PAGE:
An Australian art teacher has reportedly jumped through a loophole in the trans-Tasman travel bubble to return to a job in Moscow and his girlfriend.
Tim Byrnes flew to Auckland last week and caught a flight to Istanbul on Friday night to travel on to Russia, the Sydney Morning Herald has reported.
"I've escaped. I get to go back to my life," said Byrnes, who said he had encountered several other people in Auckland who were watching his progress and hoped to do the same.
According to the Australian Financial Review, Australian and Kiwi border officials have confirmed a loophole of sorts does exist for Australians willing to fly into New Zealand and book a flight to a third country.
Since March last year, Australian citizens and permanent residents have required an exemption to travel overseas as part of the country's measures to fight the Covid-19 pandemic, on the basis they could import the virus when they return.
People travelling to countries not considered high risk can request an exemption from the travel ban for compassionate reasons, to conduct urgent business, or if they are travelling for longer than three months. Exemptions are hard to obtain.
Under the Biosecurity Act, failure to comply with an emergency determination can bring a fine of up to $66,000 or five years imprisonment or both.
Health Minister Greg Hunt told the Sun-Herald the exemption to the international travel ban "only applies where a person is leaving Australia to travel to and stay in New Zealand, not where the traveller intends to travel to New Zealand for the purpose of . . . travelling to a third country."
"Travellers should be aware that international travel to any other country continues to pose a significant risk to public health."
The official advice to New Zealanders, issued through the Ministry of Foreign Affairs and Trade, is not to travel overseas at this time because of the Covid-19 pandemic and associated health risks.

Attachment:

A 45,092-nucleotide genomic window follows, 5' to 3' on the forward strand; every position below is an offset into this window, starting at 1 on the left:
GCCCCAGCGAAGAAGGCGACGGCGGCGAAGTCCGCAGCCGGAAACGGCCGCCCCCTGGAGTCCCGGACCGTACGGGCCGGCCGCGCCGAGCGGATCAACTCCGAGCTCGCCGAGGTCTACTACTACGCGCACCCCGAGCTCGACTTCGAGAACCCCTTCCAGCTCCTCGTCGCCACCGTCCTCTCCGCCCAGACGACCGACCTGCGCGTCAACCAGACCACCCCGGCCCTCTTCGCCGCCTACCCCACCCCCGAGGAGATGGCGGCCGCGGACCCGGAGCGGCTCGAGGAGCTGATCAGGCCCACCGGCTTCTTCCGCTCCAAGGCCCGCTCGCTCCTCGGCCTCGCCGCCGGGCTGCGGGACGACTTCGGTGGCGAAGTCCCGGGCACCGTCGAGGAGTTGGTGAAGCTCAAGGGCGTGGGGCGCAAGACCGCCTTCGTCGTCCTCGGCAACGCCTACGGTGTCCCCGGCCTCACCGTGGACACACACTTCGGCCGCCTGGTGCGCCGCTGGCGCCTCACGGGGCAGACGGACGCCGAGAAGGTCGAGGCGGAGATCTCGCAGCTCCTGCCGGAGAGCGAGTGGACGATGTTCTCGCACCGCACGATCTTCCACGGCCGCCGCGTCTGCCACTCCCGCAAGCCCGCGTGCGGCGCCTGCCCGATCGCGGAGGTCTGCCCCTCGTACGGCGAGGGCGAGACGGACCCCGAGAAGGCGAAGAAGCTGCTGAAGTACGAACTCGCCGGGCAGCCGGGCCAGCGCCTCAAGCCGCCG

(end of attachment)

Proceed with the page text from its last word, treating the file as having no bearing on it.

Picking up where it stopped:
The "Do not travel" advisory does not require New Zealanders to obtain an exemption, like Australia, but sets out the risks of travelling overseas, including the possibility of limited health care, difficulties obtaining travel insurance and undertaking and paying for quarantine.
A New Zealand Customs spokeswoman told 9News it had "no power" to stop Australians travelling onwards.
"This is a domestic issue for the Australian Government's Department of Immigration and Border Protection," she said.
In another case reported by the Sydney Morning Herald, Elaine, from Sydney's northern beaches, who requested her last name be withheld, said she was in "total despair" about being separated from her family in Britain and planned to leave via New Zealand if she could not get an exemption.
Byrnes returned to Australia for a legal matter in January last year and was visiting his parents in Tamworth when the borders closed.
Australians who are ordinarily resident overseas - based on their electronic travel records - do not require an exemption to leave but Byrnes did not realise this was the case until he had been there six days over the time limit. He then applied for an exemption to leave, since he had a job in Moscow.
Byrnes said he did not plan to return to Australia until after the pandemic and was not concerned about potential penalties from the Australian Government.
"Once the biosecurity threat goes, I think it's a chapter that the government will probably want to forget," he said.